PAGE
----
This month, the company that supplies most of southeastern Idaho’s electricity, PacifiCorp, announced it will steadily switch out of coal and meet most of its needs with solar and wind, while installing batteries for use when the sun doesn’t shine and the wind doesn’t blow. One Western utility after another has made a similar announcement this year, including Idaho Power. Our question today is: With such stunning abandonment of coal for renewables, is there still a need for nuclear?
Utilities in 47 Western communities are saying yes, there is.
Public utilities in cities such as Idaho Falls and rural cooperatives such as in Mackay and Salmon would purchase from a cluster of small, simplified, modular reactors that shut themselves down when unsafe and dispose of spent fuel in ways never imagined when the nuclear age began or since. Fittingly, they will be built where electricity was first delivered from a nuclear reactor, from the desert west of Idaho Falls to the town of Arco in 1953.
The flight to renewables is coming on fast. PacifiCorp, with 1.9 million customers, will install 3000 megawatts of wind and 3500 megawatts of wind. Excel, with three million customers from Minnesota to Texas, will become 80 percent renewable by 2030. West coast utilities are on an even steeper curve.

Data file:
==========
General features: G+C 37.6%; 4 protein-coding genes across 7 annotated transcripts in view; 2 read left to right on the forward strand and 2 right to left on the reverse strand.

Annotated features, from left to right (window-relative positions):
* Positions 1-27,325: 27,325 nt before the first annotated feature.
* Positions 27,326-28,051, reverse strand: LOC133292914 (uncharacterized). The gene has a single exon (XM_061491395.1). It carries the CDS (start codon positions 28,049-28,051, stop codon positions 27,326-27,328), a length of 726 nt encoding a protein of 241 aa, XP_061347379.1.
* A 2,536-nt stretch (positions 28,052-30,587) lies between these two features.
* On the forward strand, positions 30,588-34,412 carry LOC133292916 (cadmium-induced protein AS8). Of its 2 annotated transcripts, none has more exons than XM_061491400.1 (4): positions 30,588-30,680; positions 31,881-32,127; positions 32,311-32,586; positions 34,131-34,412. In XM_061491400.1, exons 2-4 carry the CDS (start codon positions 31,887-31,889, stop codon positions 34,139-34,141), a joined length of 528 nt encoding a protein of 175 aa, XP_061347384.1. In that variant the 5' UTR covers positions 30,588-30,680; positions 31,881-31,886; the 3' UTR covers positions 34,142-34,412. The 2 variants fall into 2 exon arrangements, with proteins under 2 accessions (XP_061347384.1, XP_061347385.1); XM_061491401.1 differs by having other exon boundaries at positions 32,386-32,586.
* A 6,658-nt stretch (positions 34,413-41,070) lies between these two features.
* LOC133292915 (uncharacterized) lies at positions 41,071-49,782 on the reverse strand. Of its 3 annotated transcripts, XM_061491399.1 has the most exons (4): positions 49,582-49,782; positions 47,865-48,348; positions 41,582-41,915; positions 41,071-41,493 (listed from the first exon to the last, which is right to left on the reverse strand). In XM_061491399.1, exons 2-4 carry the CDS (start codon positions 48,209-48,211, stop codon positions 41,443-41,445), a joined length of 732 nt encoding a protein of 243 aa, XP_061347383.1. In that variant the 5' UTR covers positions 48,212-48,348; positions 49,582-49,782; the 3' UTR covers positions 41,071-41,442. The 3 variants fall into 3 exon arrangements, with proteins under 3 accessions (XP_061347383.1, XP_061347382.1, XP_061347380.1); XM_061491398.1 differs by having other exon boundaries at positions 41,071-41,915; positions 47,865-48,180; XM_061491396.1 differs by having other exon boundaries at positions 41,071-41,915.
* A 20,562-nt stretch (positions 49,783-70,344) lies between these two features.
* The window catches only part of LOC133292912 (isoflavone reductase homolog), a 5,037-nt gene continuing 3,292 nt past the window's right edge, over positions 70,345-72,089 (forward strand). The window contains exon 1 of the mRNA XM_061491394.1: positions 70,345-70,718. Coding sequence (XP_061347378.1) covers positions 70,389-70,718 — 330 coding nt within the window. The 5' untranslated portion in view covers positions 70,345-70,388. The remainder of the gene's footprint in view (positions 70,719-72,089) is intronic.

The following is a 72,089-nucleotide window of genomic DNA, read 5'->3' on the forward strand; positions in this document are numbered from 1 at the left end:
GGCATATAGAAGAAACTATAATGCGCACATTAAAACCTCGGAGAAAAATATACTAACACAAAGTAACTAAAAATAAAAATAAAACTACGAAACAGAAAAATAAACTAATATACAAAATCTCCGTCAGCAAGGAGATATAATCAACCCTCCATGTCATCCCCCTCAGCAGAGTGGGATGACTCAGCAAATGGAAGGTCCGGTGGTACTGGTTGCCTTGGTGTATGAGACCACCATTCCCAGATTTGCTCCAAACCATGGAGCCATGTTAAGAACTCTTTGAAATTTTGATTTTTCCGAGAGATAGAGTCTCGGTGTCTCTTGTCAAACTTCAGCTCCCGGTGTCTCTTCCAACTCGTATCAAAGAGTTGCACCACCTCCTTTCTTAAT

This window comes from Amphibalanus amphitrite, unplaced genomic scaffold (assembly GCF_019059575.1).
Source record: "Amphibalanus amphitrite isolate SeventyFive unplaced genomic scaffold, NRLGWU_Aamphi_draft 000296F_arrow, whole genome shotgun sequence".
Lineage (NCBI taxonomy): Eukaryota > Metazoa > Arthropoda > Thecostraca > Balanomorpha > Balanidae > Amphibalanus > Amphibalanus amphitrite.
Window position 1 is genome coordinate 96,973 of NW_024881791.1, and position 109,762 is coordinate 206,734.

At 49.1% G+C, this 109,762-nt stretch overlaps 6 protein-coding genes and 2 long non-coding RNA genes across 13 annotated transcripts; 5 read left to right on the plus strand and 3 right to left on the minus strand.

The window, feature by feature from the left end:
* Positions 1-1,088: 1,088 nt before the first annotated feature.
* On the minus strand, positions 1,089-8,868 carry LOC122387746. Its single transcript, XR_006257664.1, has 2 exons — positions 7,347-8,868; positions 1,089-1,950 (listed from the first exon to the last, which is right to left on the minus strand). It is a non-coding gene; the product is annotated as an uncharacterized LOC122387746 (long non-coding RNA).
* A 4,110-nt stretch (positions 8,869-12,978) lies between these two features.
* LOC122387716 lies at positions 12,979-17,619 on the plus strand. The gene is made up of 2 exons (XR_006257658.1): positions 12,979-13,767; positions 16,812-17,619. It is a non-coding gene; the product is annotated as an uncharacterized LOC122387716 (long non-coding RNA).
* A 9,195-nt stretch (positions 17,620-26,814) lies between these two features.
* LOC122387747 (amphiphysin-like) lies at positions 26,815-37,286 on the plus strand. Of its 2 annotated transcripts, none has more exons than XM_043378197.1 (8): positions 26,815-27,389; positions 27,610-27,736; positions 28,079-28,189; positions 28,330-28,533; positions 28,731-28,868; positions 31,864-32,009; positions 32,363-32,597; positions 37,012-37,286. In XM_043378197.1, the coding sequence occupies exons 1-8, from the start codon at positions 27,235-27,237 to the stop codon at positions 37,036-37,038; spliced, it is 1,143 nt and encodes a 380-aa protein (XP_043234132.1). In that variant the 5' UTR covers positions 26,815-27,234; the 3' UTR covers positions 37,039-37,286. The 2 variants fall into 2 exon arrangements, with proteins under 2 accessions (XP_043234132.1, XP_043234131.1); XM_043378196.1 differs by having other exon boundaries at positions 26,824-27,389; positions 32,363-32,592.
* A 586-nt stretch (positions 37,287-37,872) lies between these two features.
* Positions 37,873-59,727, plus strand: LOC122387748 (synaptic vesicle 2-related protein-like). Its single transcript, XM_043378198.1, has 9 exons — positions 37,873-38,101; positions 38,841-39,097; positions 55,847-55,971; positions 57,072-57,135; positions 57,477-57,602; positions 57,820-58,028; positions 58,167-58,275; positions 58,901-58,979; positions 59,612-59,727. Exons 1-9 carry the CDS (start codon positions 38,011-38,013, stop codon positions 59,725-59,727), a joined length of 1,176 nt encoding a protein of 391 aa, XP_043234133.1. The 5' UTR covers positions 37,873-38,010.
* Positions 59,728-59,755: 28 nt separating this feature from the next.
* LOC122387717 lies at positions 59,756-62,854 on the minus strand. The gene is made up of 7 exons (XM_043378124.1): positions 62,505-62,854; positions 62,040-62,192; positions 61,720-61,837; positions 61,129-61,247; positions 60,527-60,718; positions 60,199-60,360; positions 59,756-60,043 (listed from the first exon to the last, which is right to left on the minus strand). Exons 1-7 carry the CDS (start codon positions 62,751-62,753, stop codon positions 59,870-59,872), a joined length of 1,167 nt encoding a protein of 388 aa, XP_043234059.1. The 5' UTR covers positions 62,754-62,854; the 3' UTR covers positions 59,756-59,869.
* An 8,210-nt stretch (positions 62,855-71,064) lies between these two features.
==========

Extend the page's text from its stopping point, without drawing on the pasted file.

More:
Utilities are choosing wind, solar and battery storage in spite of the abundance of natural gas in the region because they are the cheaper, cleaner and popular with customers. A similar story is emerging in the Southeastern United States and elsewhere, all good news for the planet.
If this is the future, why would 47 utilities buy some of their power from small nuclear reactors in Idaho?
The reactors in question will be built by NuScale (www.nuscalepower.org) , an Oregon company using a design conceived by an Oregon State physicist to address the three greatest vulnerabilities of nuclear: safety, disposal of spent fuel and long-term cost.
Each NuScale reactor generates 80 megawatts. They will typically be built in clusters and buried beneath a few acres of earth, use passive principles to shut down as needed and use less water for cooling. By building modularly in factories and shipping to sites, costs can be reduced.
The 47 utilities — in Idaho, Utah, California, Nevada and New Mexico — have until 2023 to decide to purchase from a cluster of 12 reactors generating 720 megawatts of electricity (470,000 homes). Final approval by the federal Nuclear Regulatory Commission is expected next year, with start-up in the mid-2020’s.
These utilities will use nuclear to replace the coal Western utilities are so rapidly abandoning. They expect to pay something under $50 per kilowatt hour, which is more than double solar and wind’s current cost, and that cost could decline. However, NuScale is expected to operate for 60 years, which should make it less expensive than the projected cost of natural gas. With nuclear as a base, utilities can then add solar and wind without the cost of battery backup.